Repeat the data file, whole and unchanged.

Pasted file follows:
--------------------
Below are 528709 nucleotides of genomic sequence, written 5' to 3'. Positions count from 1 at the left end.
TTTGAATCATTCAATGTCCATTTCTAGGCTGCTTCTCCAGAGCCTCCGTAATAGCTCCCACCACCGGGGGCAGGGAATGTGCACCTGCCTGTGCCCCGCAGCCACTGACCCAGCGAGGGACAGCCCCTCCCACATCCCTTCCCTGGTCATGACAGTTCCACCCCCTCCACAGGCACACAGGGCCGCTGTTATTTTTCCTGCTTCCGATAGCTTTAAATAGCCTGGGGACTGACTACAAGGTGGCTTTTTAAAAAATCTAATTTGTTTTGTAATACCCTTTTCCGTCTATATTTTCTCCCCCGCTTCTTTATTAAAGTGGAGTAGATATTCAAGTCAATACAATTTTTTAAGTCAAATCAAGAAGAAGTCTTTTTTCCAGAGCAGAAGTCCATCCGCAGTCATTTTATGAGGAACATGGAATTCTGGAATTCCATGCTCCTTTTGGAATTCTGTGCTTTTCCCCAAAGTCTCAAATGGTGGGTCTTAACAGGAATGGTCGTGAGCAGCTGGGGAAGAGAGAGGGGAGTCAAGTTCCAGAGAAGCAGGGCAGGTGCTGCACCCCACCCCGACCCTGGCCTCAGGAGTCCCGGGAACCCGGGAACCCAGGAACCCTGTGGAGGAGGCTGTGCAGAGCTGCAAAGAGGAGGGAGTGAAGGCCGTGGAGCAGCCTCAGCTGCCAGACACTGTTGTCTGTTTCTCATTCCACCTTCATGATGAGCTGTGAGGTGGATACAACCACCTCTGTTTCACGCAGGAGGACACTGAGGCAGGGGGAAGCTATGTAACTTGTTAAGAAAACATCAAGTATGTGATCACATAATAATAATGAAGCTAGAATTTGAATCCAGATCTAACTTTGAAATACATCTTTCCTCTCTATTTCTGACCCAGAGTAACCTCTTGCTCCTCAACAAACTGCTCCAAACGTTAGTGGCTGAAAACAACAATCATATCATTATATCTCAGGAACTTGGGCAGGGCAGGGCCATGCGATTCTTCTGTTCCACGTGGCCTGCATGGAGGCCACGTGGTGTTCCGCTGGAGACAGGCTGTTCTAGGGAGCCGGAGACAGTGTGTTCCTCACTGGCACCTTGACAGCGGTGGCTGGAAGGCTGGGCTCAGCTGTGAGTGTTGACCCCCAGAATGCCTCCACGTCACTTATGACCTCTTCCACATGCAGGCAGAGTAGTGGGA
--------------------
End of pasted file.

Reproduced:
Below are 528709 nucleotides of genomic sequence, written 5' to 3'. Positions count from 1 at the left end.
TTTGAATCATTCAATGTCCATTTCTAGGCTGCTTCTCCAGAGCCTCCGTAATAGCTCCCACCACCGGGGGCAGGGAATGTGCACCTGCCTGTGCCCCGCAGCCACTGACCCAGCGAGGGACAGCCCCTCCCACATCCCTTCCCTGGTCATGACAGTTCCACCCCCTCCACAGGCACACAGGGCCGCTGTTATTTTTCCTGCTTCCGATAGCTTTAAATAGCCTGGGGACTGACTACAAGGTGGCTTTTTAAAAAATCTAATTTGTTTTGTAATACCCTTTTCCGTCTATATTTTCTCCCCCGCTTCTTTATTAAAGTGGAGTAGATATTCAAGTCAATACAATTTTTTAAGTCAAATCAAGAAGAAGTCTTTTTTCCAGAGCAGAAGTCCATCCGCAGTCATTTTATGAGGAACATGGAATTCTGGAATTCCATGCTCCTTTTGGAATTCTGTGCTTTTCCCCAAAGTCTCAAATGGTGGGTCTTAACAGGAATGGTCGTGAGCAGCTGGGGAAGAGAGAGGGGAGTCAAGTTCCAGAGAAGCAGGGCAGGTGCTGCACCCCACCCCGACCCTGGCCTCAGGAGTCCCGGGAACCCGGGAACCCAGGAACCCTGTGGAGGAGGCTGTGCAGAGCTGCAAAGAGGAGGGAGTGAAGGCCGTGGAGCAGCCTCAGCTGCCAGACACTGTTGTCTGTTTCTCATTCCACCTTCATGATGAGCTGTGAGGTGGATACAACCACCTCTGTTTCACGCAGGAGGACACTGAGGCAGGGGGAAGCTATGTAACTTGTTAAGAAAACATCAAGTATGTGATCACATAATAATAATGAAGCTAGAATTTGAATCCAGATCTAACTTTGAAATACATCTTTCCTCTCTATTTCTGACCCAGAGTAACCTCTTGCTCCTCAACAAACTGCTCCAAACGTTAGTGGCTGAAAACAACAATCATATCATTATATCTCAGGAACTTGGGCAGGGCAGGGCCATGCGATTCTTCTGTTCCACGTGGCCTGCATGGAGGCCACGTGGTGTTCCGCTGGAGACAGGCTGTTCTAGGGAGCCGGAGACAGTGTGTTCCTCACTGGCACCTTGACAGCGGTGGCTGGAAGGCTGGGCTCAGCTGTGAGTGTTGACCCCCAGAATGCCTCCACGTCACTTATGACCTCTTCCACATGCAGGCAGAGTAGTGGGA